And there is geopolitics. It's certainly occurred to me that Western commentators on religion, including its most vocal critics, have treated the overarching dominance of the Judaeic religions as a given in history alongside the political and economic dominance of the West. The religionists seem pretty smug about it and the atheists barely seem to comprehend religion outside the West. Let's be clear: As China and India relentlessly elbow their way into the point position of civilisation's march the rise of Confucianism, Buddhism and Hinduism will follow. Everything, to be sure, is unperturbed.
Everything, thank you for the sheer abundance of your word. None of us can hope to touch a portion of your provision. Help us, when we explore your ocean, to discriminate that which will build us in wisdom and understanding, in order to do your work, from that which will deceive and distract us from your work. For each of us respectively, each uniquely, guide us along pathways of love and growth. So be it.


  1. Hi Hamish,

    I really enjoyed this morning's offering. I particularly liked this: "Hinduism, from a particular point of view, is the House of Every already." A delightful proposition - I do hope you get some feedback from other's more deeply schooled in the Hindu traditions - I would be so interested to know if this is a commonly held conception.

    On a personal note I found myself thinking about this quote: "Hinduism is not just a faith. It is the union of reason and intuition that can not be defined but can only be experienced." I am attracted to the playfulness you attribute to Hinduism - the understanding that scripture is metaphor, the capacity for a creative engagement with meaning-making. As a performer and performance scholar I work a lot with metaphor, and I also enjoy the challenge to articulate knowledge arrived at somatically (through body-based practices such as asana yoga, bodyweather) in other *languages* (e.g. academic writing). I seem to be often working in a space where reason and intuition intermingle, and where no one definition seems sufficient to the experience. Anyway, I have always been simultaneously skeptical of and drawn to the notion of the sacred in performance. Your weekly sermons are helping me reframe this for myself. I am curious to read more, so thanks.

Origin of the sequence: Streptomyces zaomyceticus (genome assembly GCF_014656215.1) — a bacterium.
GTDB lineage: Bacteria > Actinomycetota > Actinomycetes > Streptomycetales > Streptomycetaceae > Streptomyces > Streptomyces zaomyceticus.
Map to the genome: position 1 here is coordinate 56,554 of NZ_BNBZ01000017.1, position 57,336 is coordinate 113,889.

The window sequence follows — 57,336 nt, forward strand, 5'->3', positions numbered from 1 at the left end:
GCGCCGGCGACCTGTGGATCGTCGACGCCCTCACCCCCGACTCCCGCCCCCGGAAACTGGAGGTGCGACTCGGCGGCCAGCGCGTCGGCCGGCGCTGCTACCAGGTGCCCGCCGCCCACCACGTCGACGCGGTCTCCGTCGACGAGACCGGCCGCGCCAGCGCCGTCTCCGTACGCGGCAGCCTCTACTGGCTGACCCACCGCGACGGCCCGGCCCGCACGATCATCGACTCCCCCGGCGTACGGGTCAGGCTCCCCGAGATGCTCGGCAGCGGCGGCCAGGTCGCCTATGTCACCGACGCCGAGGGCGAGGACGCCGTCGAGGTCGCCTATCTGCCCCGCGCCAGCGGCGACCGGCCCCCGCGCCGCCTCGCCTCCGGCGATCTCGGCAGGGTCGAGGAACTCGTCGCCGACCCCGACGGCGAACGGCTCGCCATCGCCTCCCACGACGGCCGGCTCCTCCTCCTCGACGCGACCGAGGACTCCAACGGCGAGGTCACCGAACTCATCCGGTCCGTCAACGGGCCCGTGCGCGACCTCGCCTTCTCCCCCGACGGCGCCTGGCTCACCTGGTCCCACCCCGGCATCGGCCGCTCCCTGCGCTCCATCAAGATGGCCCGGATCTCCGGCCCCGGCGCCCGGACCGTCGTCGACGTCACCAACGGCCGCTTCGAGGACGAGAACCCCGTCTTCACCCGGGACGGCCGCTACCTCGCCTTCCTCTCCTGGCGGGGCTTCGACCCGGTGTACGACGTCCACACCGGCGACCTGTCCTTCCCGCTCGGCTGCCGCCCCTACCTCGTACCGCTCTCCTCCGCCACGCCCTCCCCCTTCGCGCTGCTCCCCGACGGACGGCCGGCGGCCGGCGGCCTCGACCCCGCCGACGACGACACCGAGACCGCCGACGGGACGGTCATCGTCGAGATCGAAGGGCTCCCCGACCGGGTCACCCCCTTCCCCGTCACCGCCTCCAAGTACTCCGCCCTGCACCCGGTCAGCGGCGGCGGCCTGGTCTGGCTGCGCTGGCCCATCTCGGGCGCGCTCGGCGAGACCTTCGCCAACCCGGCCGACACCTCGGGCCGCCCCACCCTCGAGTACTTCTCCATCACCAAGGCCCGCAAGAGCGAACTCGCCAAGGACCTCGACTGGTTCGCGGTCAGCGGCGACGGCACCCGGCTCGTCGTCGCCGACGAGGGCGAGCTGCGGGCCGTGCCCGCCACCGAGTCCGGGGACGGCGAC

Could you clarify one minor point for me? You say that "Canon, absolutism and scriptural literalness just don't seem to have ever been strong forces in India. It may have once been a weakness, but I think it has become a great strength." If you percieve an attachment to these three things to be a strength now, when were they a weakness, and why?

    Thanks again Hamish. I have come to love these Sunday morning moments of reflection that your sermons trigger. Love, Dawn.

  2. Thanks Dawn. Your comments are always thoughtful and expansive and I appreciate them a lot.

    I too wonder if some of my views on Hinduism would be commonly recognised by actual practicing Hindus. In this sermon I'm afraid I led with my ignorance in the hope for feedback to learn from. But we'll see what feedback I get.

    On your question, firstly I could just be wrong there. The lack of a conservative 'catholic' Hinduism has always been a strength, I think, and is certainly a reason why Hinduism will have no trouble staying relevant to changing times. I was referring to my suspicion (based on very little except for the understanding that the antipathy toward religious conversion has really become firm in the face of Islamic expansion) that Hindus were more vulnerable to conversion by arrogantly evangelical religions like Christianity and Islam. As I mentioned, the Indus Valley, the source of Hinduism, is now very much an Islamic region. Once again though, I have not researched this enough to have any confidence in these conclusions.

    I love you Dawn.

  3. Ammendment:

    I meant to say that if you perceive a NON-attachement to canon, absolutism and scriptural literalness to be a strength of Hinduism, when was it a weakness, and why?


  4. “|| Lokaha Samastaha Sukino Bhavanthu ||
    (May the whole world be happy)

    || Sarve jana Sukhino Bhavanthu ||

    (May all the people be happy)

    || Sarva jeeva janthu sukhino bhavanthu ||

    (May all forms of life be happy)

  5. “Dharma eva hato hanti/ Dharmo rakshati rakshitah” (One who destroys Dharma is destroyed by Dharma/ One who protects Dharma is protected by Dharma).